I thought I’d share a few photos from two of my recent workshops that I led recently at the Adirondack Folk School in Lake Luzerne. The first was my 1 day comprehensive ‘Perfect Pictures Every Time’ workshop on Saturday, followed by the ‘It’s How You See It’ workshop on composition and more advanced shooting techniques on Sunday. There is a really nice diversity of shooting within a short distance of the Folk School – from the cascades just upstream of the school on Mill Creek, to Adirondack chairs along the Hudson at the neighboring Chamber of Commerce, and Rockwell Falls on the Hudson within a short walking distance.
On Sunday we took a short ride to the historic Bow Bridge and railroad trestle over the Sacandaga River in Hadley. With the water release over the weekend for those tubing or kayaking the river, there was plenty of water flowing under the bridges when the train went over – on time – just after 5 PM, heading south. While I compose mostly to create a dynamic balance between contrasts of light and dark areas, and color within an image, the railroad / bridges photo also exhibits a good balance of ‘thirds’. The rule (guideline) of thirds suggests placing horizon or detail lines at approximate ‘thirds’ in an image, and placing main subjects at intersecting lines of thirds. The main ‘energy’ of the train engine on the bridge is at an intersection of ‘thirds’, the Bow Bridge near the bottom third. The edge of the trees on the left and bridge abuttment on the right are almost a ‘third’ in from either side.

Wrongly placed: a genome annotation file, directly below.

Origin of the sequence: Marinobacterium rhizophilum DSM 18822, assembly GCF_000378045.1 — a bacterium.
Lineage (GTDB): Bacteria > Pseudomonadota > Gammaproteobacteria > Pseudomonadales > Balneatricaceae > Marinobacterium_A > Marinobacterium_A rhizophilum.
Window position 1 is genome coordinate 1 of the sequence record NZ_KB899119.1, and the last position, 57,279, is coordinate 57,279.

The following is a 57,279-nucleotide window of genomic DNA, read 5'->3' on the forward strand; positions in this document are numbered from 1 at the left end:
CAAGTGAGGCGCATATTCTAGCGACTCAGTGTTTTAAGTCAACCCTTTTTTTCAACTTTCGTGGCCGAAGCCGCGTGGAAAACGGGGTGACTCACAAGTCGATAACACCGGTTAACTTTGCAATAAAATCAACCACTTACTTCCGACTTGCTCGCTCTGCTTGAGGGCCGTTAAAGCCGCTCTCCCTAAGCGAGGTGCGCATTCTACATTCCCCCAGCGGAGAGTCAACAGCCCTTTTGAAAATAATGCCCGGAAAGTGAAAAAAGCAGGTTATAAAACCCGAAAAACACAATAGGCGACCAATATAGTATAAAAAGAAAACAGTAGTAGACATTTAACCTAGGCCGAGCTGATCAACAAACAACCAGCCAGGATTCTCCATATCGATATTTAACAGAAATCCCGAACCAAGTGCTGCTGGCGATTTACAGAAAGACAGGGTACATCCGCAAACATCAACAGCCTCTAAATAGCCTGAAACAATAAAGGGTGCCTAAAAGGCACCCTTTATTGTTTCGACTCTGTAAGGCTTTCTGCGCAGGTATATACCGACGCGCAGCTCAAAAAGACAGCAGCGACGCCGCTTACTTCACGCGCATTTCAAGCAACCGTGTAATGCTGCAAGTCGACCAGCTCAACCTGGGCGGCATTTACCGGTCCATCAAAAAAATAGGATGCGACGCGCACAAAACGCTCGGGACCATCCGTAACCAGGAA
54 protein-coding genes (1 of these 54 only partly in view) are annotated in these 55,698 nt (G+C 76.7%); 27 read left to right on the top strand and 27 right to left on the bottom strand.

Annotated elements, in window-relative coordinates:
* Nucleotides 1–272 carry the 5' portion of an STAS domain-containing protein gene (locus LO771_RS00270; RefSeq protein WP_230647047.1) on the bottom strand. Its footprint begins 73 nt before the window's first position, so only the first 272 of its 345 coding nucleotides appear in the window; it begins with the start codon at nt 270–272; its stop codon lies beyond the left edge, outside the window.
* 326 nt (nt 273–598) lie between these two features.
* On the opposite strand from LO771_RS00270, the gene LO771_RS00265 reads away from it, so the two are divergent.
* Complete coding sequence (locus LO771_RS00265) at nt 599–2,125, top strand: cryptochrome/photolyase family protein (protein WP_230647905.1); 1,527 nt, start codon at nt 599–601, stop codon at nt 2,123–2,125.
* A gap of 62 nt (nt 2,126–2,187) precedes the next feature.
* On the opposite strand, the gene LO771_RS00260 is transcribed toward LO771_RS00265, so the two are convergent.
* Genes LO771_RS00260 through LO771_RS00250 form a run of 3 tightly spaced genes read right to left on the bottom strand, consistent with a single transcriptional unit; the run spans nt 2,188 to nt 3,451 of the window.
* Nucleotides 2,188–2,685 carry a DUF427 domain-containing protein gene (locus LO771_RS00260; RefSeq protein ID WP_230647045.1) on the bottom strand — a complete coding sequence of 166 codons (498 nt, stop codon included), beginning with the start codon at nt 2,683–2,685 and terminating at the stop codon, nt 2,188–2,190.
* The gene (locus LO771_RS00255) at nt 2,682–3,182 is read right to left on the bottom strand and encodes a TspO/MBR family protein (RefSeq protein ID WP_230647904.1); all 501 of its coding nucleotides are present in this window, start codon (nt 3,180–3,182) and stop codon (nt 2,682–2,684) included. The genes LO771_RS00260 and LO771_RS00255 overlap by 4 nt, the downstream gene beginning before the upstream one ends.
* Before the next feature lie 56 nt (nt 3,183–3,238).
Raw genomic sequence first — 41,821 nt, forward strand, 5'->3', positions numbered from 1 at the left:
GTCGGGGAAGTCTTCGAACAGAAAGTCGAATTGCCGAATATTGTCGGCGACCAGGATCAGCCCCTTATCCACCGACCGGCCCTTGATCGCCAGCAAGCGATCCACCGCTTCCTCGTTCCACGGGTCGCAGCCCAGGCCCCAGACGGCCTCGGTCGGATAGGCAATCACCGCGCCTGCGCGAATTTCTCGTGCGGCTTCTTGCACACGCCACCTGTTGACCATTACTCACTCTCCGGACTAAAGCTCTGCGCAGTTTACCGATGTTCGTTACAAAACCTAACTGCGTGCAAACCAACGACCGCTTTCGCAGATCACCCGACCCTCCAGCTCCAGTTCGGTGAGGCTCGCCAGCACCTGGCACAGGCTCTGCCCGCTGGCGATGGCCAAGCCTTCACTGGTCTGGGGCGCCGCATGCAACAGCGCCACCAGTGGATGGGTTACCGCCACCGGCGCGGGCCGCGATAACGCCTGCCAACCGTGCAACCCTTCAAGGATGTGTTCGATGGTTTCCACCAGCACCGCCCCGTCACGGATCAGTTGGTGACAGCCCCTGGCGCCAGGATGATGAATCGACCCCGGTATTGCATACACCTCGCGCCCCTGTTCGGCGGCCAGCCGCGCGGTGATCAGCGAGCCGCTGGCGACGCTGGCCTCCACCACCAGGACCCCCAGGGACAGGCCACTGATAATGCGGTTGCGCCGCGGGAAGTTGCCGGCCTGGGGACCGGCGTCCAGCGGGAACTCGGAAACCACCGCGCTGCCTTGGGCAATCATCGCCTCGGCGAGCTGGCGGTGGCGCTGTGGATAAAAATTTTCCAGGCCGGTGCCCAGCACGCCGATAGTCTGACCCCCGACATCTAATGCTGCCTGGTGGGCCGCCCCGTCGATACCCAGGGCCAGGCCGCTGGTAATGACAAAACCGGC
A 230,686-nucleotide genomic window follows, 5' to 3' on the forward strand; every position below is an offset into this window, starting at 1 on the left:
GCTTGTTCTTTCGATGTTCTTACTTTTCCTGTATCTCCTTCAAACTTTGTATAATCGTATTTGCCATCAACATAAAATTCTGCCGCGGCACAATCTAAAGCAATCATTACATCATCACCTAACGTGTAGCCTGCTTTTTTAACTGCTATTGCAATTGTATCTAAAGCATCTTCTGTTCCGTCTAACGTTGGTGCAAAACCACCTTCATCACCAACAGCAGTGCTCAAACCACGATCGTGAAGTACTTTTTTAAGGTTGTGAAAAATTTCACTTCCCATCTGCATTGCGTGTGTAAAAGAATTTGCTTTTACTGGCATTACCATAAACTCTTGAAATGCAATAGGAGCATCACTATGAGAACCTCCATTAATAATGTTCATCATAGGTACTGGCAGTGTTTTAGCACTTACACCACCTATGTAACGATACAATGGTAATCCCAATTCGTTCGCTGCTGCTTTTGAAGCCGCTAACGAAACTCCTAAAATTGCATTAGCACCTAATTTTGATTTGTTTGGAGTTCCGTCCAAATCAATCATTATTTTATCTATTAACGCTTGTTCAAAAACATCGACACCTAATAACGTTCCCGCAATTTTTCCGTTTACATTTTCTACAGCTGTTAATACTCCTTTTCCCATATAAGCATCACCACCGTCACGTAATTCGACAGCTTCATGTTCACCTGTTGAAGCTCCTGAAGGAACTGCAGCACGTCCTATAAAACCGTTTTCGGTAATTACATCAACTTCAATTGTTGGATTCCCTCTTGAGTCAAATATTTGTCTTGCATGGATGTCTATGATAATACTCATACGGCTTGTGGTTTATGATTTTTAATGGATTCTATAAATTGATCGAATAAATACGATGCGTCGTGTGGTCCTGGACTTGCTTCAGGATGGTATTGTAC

If looking at the composition by ‘contrast evaluation’, the train engine has a lot of energy and attracts the eye. The amount of lighter sky balances out the heavier energy of the darker trees. The lines of the bridges catch your eye and lead you from side to side, and there is enough energy in the water and lines there to pull your eye down – plus having the lighter color and detail contrast in the stone bridge abuttment. This creates a pleasing dyanamic balance between all the lighter and darker areas and lines that lead your eye throughout the image. My books, ‘Contemporary Landscape Photography’, and ‘The Landscape Photography Field Guide’ both discuss composition in greater length and with much more detail. I’ll be doing a 2 day workshop at the Folk School later this month (Aug. 2012), as well as workshops at View in Old Forge.